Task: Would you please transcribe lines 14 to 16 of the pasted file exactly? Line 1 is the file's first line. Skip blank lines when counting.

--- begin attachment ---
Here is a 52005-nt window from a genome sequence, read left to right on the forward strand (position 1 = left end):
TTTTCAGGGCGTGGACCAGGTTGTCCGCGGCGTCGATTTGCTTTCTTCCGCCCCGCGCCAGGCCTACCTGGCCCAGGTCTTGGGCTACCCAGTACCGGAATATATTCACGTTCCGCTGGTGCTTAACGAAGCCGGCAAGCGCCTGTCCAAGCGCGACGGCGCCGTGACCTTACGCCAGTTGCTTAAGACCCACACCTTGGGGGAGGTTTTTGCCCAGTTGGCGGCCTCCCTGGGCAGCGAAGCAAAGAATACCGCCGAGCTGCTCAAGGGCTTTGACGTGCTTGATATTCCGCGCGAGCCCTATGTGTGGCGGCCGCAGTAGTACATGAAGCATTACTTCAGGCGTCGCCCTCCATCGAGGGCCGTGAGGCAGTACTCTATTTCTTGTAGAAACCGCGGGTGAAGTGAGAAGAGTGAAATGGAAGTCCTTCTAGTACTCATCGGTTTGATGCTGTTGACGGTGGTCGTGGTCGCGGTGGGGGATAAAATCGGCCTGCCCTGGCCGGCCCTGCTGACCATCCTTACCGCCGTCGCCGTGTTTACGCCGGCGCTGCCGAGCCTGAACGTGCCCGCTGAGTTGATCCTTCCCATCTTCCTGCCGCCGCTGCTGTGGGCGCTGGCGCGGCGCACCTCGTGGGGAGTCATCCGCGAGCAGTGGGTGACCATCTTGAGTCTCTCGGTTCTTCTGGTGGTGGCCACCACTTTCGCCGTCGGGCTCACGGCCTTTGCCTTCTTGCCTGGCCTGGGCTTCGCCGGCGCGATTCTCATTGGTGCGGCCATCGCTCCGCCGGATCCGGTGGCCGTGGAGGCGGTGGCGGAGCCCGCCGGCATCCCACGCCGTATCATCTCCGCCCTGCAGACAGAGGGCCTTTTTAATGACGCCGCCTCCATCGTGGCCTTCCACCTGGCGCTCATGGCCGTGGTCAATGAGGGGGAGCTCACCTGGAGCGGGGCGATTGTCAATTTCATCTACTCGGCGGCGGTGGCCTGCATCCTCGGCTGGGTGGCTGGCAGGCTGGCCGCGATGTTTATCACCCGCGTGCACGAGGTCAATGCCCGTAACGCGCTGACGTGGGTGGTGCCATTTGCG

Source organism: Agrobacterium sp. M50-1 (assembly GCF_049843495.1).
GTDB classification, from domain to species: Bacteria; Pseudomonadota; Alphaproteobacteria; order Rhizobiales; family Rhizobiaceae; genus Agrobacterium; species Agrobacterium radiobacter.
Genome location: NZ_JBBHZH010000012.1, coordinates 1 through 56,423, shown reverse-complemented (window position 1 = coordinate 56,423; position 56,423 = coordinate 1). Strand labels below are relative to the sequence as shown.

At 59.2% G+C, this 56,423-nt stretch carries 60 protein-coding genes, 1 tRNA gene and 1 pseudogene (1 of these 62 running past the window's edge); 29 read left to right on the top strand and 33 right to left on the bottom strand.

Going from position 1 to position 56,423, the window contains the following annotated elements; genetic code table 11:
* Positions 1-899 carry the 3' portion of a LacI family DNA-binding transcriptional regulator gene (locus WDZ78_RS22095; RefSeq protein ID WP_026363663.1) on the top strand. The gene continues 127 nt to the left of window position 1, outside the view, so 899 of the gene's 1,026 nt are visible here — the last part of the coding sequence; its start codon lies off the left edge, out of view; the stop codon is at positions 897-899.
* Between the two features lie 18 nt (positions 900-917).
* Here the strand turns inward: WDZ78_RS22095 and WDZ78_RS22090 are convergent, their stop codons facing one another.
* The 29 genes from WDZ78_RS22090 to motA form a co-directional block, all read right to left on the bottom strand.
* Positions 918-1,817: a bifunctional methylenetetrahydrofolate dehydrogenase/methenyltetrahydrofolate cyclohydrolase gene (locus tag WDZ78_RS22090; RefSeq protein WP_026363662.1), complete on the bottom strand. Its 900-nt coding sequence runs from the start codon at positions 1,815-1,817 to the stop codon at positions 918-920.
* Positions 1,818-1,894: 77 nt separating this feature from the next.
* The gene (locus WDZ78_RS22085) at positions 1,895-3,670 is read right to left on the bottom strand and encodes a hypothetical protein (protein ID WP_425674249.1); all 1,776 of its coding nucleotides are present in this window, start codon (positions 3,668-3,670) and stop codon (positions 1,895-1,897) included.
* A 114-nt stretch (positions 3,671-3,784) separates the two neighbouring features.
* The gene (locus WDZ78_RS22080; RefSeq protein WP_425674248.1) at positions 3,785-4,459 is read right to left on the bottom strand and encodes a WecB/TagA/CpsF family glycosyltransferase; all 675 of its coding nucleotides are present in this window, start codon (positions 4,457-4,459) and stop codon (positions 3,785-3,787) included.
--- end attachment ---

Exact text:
* The gene (locus WDZ78_RS22085) at positions 1,895-3,670 is read right to left on the bottom strand and encodes a hypothetical protein (protein ID WP_425674249.1); all 1,776 of its coding nucleotides are present in this window, start codon (positions 3,668-3,670) and stop codon (positions 1,895-1,897) included.
* A 114-nt stretch (positions 3,671-3,784) separates the two neighbouring features.
* The gene (locus WDZ78_RS22080; RefSeq protein WP_425674248.1) at positions 3,785-4,459 is read right to left on the bottom strand and encodes a WecB/TagA/CpsF family glycosyltransferase; all 675 of its coding nucleotides are present in this window, start codon (positions 4,457-4,459) and stop codon (positions 3,785-3,787) included.